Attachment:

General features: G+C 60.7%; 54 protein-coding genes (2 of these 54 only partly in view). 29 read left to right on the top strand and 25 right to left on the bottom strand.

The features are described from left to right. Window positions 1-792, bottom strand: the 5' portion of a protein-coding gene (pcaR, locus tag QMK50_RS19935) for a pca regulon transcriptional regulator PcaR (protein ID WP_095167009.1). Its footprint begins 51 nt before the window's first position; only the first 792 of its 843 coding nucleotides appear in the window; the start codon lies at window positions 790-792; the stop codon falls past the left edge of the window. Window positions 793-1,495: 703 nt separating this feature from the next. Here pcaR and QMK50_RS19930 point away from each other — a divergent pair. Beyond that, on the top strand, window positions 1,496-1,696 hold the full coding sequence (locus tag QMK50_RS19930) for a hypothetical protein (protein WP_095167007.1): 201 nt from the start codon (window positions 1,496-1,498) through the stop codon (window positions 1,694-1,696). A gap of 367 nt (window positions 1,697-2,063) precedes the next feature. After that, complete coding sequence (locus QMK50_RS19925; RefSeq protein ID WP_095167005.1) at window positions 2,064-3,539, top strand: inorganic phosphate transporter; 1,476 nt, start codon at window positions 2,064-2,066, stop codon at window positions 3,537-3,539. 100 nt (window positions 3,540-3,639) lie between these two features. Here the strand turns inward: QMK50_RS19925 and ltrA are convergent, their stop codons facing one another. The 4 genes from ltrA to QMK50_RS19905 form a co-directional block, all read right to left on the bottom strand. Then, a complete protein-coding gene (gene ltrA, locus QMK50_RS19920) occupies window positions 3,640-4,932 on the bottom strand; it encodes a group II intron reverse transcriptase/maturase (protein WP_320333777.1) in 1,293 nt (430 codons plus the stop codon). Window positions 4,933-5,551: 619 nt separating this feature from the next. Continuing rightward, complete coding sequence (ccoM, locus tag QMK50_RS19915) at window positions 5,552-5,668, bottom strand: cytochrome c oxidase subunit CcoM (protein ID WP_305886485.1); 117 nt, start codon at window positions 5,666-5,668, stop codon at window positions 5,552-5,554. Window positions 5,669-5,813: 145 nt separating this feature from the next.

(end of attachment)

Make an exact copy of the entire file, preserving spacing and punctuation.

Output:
General features: G+C 60.7%; 54 protein-coding genes (2 of these 54 only partly in view). 29 read left to right on the top strand and 25 right to left on the bottom strand.

The features are described from left to right. Window positions 1-792, bottom strand: the 5' portion of a protein-coding gene (pcaR, locus tag QMK50_RS19935) for a pca regulon transcriptional regulator PcaR (protein ID WP_095167009.1). Its footprint begins 51 nt before the window's first position; only the first 792 of its 843 coding nucleotides appear in the window; the start codon lies at window positions 790-792; the stop codon falls past the left edge of the window. Window positions 793-1,495: 703 nt separating this feature from the next. Here pcaR and QMK50_RS19930 point away from each other — a divergent pair. Beyond that, on the top strand, window positions 1,496-1,696 hold the full coding sequence (locus tag QMK50_RS19930) for a hypothetical protein (protein WP_095167007.1): 201 nt from the start codon (window positions 1,496-1,498) through the stop codon (window positions 1,694-1,696). A gap of 367 nt (window positions 1,697-2,063) precedes the next feature. After that, complete coding sequence (locus QMK50_RS19925; RefSeq protein ID WP_095167005.1) at window positions 2,064-3,539, top strand: inorganic phosphate transporter; 1,476 nt, start codon at window positions 2,064-2,066, stop codon at window positions 3,537-3,539. 100 nt (window positions 3,540-3,639) lie between these two features. Here the strand turns inward: QMK50_RS19925 and ltrA are convergent, their stop codons facing one another. The 4 genes from ltrA to QMK50_RS19905 form a co-directional block, all read right to left on the bottom strand. Then, a complete protein-coding gene (gene ltrA, locus QMK50_RS19920) occupies window positions 3,640-4,932 on the bottom strand; it encodes a group II intron reverse transcriptase/maturase (protein WP_320333777.1) in 1,293 nt (430 codons plus the stop codon). Window positions 4,933-5,551: 619 nt separating this feature from the next. Continuing rightward, complete coding sequence (ccoM, locus tag QMK50_RS19915) at window positions 5,552-5,668, bottom strand: cytochrome c oxidase subunit CcoM (protein ID WP_305886485.1); 117 nt, start codon at window positions 5,666-5,668, stop codon at window positions 5,552-5,554. Window positions 5,669-5,813: 145 nt separating this feature from the next.